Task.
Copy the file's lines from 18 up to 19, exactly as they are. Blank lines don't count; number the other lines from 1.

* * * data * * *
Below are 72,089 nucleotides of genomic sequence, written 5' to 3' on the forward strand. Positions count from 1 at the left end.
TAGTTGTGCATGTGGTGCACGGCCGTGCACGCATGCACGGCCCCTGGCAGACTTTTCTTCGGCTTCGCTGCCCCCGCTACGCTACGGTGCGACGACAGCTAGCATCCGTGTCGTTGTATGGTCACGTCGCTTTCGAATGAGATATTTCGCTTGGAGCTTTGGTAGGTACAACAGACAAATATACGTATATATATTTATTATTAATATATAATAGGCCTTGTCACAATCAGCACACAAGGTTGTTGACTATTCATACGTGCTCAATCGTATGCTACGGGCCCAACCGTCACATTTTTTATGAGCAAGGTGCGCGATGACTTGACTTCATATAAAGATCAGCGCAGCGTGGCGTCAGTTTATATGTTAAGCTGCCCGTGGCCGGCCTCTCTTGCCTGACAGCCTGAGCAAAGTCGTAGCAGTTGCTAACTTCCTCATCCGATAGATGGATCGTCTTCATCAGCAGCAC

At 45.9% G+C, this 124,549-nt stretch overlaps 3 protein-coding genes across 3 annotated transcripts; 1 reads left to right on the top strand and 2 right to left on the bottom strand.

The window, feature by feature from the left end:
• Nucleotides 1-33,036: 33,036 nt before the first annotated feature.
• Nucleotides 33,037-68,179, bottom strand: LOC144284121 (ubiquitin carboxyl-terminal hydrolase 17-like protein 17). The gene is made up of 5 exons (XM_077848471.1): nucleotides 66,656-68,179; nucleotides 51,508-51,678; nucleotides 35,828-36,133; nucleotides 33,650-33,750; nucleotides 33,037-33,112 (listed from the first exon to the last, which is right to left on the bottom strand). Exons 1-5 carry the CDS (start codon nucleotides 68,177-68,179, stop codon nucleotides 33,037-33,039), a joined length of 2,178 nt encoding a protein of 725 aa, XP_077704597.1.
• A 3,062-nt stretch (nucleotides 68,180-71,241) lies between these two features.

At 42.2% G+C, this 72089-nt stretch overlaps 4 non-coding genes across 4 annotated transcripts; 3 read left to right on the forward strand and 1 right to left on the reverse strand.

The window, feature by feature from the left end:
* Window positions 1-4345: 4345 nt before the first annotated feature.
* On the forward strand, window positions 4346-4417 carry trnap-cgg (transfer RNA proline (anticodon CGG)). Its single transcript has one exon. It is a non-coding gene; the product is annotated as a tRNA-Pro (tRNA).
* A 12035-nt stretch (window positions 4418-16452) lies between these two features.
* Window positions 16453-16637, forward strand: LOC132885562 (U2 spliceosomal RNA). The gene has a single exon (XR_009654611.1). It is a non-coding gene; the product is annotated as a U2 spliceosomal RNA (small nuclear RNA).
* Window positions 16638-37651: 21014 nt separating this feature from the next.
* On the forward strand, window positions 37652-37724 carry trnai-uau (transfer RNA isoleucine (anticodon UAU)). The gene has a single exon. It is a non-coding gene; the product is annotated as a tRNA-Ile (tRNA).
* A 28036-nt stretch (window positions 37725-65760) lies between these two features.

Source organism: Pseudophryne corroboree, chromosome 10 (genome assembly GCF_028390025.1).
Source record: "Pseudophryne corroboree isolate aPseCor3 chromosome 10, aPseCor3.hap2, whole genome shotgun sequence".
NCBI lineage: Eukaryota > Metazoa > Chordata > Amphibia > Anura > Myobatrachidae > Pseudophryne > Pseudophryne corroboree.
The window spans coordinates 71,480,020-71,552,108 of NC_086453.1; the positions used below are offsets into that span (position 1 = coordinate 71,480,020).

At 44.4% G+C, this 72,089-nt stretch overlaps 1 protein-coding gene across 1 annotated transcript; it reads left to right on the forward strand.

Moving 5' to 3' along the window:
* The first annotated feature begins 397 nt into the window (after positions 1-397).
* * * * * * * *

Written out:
Source record: "Pseudophryne corroboree isolate aPseCor3 chromosome 10, aPseCor3.hap2, whole genome shotgun sequence".
NCBI lineage: Eukaryota > Metazoa > Chordata > Amphibia > Anura > Myobatrachidae > Pseudophryne > Pseudophryne corroboree.